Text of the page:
Try painting something old but unique, dig out that old hand cranked coffee grinder your grandmamma passed down to you years ago. Or maybe the foot driven sewing machine. Maybe you found an old hammer and wood chisel set at an estate sale. Am I getting your creative juices going yet? One of my greatest pleasures is going Yard Sale hunting. My wife and I have a great day of it, and sometimes come away with such wonderful props! Plus, she loves to haggle (she calls it polite negotiating) and takes great pride in chiseling down the price.
Try doing a work in a monochromatic or analogis color scheme.
Even a simple black and white painting. This will strengthen your technique in depicting value and subtleness of the half tones. It forces you to see the small differences in shade and tones throughout the piece.
No matter the medium you work in, the impact of texture always brings the viewer in closer to see how it was done. Include this with impasto passages within you work, especially around your focal object, and very much so in the highlights of that object.
Deep cast shadows across the piece will lend itself to some fairly abstract shapes. These are always interesting to view and will pull your viewer in to see what can be seen within them.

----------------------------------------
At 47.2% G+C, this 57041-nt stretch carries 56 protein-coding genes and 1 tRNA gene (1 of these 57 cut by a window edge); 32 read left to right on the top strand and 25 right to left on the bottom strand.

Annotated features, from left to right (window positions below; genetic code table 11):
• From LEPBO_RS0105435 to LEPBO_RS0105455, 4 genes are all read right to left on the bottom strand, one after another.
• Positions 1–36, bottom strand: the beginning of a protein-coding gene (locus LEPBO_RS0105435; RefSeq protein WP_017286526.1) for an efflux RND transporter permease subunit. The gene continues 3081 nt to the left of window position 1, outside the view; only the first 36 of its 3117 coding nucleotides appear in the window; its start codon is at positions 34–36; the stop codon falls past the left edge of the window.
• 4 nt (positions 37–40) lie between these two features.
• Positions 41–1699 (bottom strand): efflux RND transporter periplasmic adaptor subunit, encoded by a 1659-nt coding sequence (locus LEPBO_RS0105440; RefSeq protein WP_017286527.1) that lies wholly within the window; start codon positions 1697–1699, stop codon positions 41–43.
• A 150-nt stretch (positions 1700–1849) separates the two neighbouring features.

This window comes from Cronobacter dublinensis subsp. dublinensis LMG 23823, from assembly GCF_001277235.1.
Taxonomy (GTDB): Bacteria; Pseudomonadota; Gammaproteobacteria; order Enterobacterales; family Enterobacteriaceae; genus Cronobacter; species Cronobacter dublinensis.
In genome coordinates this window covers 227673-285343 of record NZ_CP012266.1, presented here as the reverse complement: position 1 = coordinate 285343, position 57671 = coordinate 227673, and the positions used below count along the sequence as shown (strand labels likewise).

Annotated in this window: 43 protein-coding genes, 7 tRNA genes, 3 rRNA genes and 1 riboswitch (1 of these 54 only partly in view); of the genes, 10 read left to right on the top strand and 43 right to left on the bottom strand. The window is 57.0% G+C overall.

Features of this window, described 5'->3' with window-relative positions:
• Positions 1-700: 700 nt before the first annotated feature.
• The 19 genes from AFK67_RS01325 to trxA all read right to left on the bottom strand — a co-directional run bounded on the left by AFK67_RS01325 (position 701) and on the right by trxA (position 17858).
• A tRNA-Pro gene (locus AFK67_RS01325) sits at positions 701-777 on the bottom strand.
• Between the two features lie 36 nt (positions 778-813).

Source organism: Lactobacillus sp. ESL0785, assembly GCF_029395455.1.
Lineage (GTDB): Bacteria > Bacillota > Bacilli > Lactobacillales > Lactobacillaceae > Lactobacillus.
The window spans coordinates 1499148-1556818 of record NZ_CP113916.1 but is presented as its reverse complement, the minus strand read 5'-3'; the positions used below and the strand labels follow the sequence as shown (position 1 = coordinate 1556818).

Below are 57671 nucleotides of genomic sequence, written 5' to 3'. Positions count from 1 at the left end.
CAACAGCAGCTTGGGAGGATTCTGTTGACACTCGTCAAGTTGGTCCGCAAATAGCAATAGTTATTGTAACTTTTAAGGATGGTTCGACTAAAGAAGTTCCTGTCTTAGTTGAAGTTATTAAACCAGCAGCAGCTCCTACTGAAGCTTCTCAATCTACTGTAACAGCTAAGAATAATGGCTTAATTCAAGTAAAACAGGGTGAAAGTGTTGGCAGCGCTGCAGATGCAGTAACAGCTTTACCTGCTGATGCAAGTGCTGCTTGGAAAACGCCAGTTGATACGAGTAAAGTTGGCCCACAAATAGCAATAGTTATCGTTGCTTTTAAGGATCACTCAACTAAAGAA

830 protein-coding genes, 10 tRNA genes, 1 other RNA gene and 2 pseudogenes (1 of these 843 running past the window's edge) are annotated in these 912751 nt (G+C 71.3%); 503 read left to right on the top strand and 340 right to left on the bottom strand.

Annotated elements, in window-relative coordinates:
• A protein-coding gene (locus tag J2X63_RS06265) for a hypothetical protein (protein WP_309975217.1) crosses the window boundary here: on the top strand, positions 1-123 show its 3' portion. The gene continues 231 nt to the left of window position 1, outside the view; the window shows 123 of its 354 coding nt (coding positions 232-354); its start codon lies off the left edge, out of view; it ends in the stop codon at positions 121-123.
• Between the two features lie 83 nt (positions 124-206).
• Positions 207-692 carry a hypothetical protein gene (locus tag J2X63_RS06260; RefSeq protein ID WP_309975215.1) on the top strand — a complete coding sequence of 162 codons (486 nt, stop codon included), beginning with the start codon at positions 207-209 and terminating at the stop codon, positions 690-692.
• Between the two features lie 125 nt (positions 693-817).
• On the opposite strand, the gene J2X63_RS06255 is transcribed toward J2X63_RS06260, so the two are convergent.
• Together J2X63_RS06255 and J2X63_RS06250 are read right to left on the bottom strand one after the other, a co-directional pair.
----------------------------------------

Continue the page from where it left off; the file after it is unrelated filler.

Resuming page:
5. Viewing Point:
Altering your point of view from the front to above, below or showing only a piece of the entire setup can make for an exciting development. Ariel views are always interesting for it is an angle that is so different. Below normal eye level also makes for some wonderful ideas.
Vary the size of your work. If your used to doing 8” X 10”, or 14” x 16”, bust loose and try a 30” X 40” or 36” X 48”. You might surprise yourself in working up to a larger scale and breaking through outside your comfort zone!
With all the possibilities available in props, flowers and fruit, isn't still life art such a wonderful genre to paint in!